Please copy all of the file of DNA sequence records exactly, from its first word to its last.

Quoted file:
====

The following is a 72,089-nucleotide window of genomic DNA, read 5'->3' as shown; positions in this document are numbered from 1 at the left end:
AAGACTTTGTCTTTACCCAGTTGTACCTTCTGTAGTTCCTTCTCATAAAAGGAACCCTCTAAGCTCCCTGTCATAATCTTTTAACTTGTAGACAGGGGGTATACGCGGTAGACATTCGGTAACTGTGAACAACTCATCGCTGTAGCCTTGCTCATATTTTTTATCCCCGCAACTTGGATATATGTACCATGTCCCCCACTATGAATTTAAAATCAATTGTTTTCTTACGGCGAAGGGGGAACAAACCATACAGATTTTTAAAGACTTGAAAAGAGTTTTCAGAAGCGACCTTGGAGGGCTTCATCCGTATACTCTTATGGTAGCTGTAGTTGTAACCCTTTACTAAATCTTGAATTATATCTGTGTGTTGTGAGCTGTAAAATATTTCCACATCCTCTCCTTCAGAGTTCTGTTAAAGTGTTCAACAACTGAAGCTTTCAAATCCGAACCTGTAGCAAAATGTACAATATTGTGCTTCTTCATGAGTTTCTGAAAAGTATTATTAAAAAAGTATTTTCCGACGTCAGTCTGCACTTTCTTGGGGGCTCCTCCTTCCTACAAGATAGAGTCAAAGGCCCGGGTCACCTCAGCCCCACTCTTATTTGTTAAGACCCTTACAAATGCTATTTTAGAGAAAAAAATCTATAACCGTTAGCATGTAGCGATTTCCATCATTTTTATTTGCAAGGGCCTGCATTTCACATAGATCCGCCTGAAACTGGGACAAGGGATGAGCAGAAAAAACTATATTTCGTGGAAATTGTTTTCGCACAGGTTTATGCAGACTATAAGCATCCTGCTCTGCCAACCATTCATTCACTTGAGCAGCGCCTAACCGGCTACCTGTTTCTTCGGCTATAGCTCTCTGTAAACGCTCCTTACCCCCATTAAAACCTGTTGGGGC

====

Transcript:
The following is a 72,089-nucleotide window of genomic DNA, read 5'->3' as shown; positions in this document are numbered from 1 at the left end:
AAGACTTTGTCTTTACCCAGTTGTACCTTCTGTAGTTCCTTCTCATAAAAGGAACCCTCTAAGCTCCCTGTCATAATCTTTTAACTTGTAGACAGGGGGTATACGCGGTAGACATTCGGTAACTGTGAACAACTCATCGCTGTAGCCTTGCTCATATTTTTTATCCCCGCAACTTGGATATATGTACCATGTCCCCCACTATGAATTTAAAATCAATTGTTTTCTTACGGCGAAGGGGGAACAAACCATACAGATTTTTAAAGACTTGAAAAGAGTTTTCAGAAGCGACCTTGGAGGGCTTCATCCGTATACTCTTATGGTAGCTGTAGTTGTAACCCTTTACTAAATCTTGAATTATATCTGTGTGTTGTGAGCTGTAAAATATTTCCACATCCTCTCCTTCAGAGTTCTGTTAAAGTGTTCAACAACTGAAGCTTTCAAATCCGAACCTGTAGCAAAATGTACAATATTGTGCTTCTTCATGAGTTTCTGAAAAGTATTATTAAAAAAGTATTTTCCGACGTCAGTCTGCACTTTCTTGGGGGCTCCTCCTTCCTACAAGATAGAGTCAAAGGCCCGGGTCACCTCAGCCCCACTCTTATTTGTTAAGACCCTTACAAATGCTATTTTAGAGAAAAAAATCTATAACCGTTAGCATGTAGCGATTTCCATCATTTTTATTTGCAAGGGCCTGCATTTCACATAGATCCGCCTGAAACTGGGACAAGGGATGAGCAGAAAAAACTATATTTCGTGGAAATTGTTTTCGCACAGGTTTATGCAGACTATAAGCATCCTGCTCTGCCAACCATTCATTCACTTGAGCAGCGCCTAACCGGCTACCTGTTTCTTCGGCTATAGCTCTCTGTAAACGCTCCTTACCCCCATTAAAACCTGTTGGGGC